Credit for the piece goes to Haeyoun Park.
Following on last week’s posts on immigration comes today’s post on how that might impact Republican politics. Well I say might but pretty much mean definitely. The graphic comes from the Wall Street Journal and it takes a look at the demographic makeup of states, House congressional districts and then survey data on immigration broken into Republicans vs. Democrats.
I think the piece is a good start, but at the end of the introductory paragraph is the most salient point about the piece. And unfortunately the graphic does not wholly embody that part. Of course within limited time and with limited resources, achieving that sort of completeness is not always possible. That said I think overall the piece is successful, it just lacks that finishing graphical point.
Credit for the piece goes to Dante Chinni and Randy Yeip.
Earlier this week, Wolfram Alpha released some findings from its analytics project on Facebook. While the results offer quite a bit to digest, the use of some data visualisation makes it a little bit easier. And a lot more interesting.
The results offer quite a bit of detail on interests, relationship statuses, geographic locations, and ages. Below is just one of the small multiple sets, this one looks at the number of friends of different ages for people of different ages. Basically, how many young or old people are friends of young people? Friends of old people?
But I was most interested in the analysis of social networks. The mosaic below is indicative of the sheer size of the survey, but also begins to hint at the variance in the social structures of the data donors.
While these views are all neat, where it begins to get really interesting is Wolfram Alpha’s work on classifying the different types of social networks. By aggregating and averaging out clusters, simple forms begin to emerge. And after those forms emerged, they were quantified and the results are a simple bar chart showing the distribution of the different types of networks.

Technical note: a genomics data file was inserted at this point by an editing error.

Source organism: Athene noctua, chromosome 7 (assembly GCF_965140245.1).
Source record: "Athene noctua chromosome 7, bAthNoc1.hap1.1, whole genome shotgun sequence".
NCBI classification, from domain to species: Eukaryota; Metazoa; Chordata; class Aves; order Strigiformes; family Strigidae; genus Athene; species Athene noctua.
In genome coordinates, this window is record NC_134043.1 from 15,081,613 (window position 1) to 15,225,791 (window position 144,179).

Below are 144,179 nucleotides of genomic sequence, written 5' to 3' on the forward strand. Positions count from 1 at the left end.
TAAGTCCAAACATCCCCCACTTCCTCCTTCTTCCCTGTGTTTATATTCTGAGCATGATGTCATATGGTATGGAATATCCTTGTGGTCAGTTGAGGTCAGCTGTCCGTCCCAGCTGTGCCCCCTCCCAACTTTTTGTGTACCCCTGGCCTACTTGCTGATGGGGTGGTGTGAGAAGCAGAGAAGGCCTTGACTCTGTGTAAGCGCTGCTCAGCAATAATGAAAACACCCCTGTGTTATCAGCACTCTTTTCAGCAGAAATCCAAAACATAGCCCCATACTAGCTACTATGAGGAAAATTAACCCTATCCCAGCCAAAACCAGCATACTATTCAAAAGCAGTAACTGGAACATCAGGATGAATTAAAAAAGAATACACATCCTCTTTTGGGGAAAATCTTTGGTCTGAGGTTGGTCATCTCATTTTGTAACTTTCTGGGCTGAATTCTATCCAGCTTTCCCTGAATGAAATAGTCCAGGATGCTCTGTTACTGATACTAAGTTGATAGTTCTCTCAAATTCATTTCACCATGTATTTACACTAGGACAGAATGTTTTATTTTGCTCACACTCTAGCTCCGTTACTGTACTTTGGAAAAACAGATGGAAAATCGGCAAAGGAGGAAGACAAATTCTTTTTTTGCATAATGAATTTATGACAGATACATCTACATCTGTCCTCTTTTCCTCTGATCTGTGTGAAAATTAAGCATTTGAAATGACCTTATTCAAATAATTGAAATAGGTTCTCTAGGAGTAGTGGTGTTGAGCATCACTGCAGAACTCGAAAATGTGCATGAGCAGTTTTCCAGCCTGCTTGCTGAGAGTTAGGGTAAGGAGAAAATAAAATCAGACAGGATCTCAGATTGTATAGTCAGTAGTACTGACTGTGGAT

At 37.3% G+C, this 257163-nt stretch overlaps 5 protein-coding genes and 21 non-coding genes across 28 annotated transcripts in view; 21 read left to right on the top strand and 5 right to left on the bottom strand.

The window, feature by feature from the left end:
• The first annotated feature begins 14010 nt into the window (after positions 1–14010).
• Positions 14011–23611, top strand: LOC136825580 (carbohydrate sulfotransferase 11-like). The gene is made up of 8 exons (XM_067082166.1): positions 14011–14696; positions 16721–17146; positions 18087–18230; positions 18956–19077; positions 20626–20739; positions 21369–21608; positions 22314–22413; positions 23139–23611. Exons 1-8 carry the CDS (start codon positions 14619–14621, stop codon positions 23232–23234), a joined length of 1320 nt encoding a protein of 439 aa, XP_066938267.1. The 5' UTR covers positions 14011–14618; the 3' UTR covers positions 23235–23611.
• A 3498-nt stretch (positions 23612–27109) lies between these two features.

Overall, some very interesting work. But one might naturally wonder how their own networks are structured. Or just be curious to look at the data visualisation of their own Facebook profile. Or maybe only some of us would. Fortunately, you still can link your account to a Wolfram Alpha account (you have to pay for advanced features, however) and get a report. Below is the result of my network, for those who know me semi-well I have labelled the different clusters to show just how the clustering works.
Credit for the piece goes to Wolfram Alpha.
The other day I posted an example of a good cartogram, actually a pair of good ones from the New York Times. Today, I wanted to share another good example. The Economist created this cartogram, map of Great Britain’s constituencies. What is perhaps most effective in this chart, even more so than in the Times’, is its use of a “traditional” map form for comparison. You quickly get a sense of how large rural Britain’s constituencies are compared to those of London.
Credit for the piece goes to the Economist.
Last week several important stories were drowned out by the bombings in Boston. One of those stories was that a group of senators agreed on a compromise immigration bill that would offer undocumented workers in the United States definite plans to citizenship. Of course now that we know the suspects in the Boston bombings were legal, documented immigrants—one of whom was a naturalised citizen—the immigration debate might take on an entirely different character.
Here is a cropping from a graphic put together by Quartz that explains how the different paths work.
Credit for the piece goes to Ritchie King.
After the capture this weekend of the second suspect in the Boston Marathon bombing, the Washington Post published an interactive piece that looked at the entirety of the story. It captured the bombing, looked at the investigation, then the manhunt, and finally the capture of one of the suspects.
The piece incorporated static diagrams along with video and interactive navigation to tell the story in day-sized chunks on the screen. When taken together as one whole piece, it is quite impressive.
Credit for the piece goes to what may well be the entire graphics staff of the Washington Post: Wilson Andrews, Darla Cameron, Emily Chow, Alberto Cuadra, Kat Downs, Laris Karklis, Todd Lindeman, Katie Park, Gene Thorp, and Karen Yourish.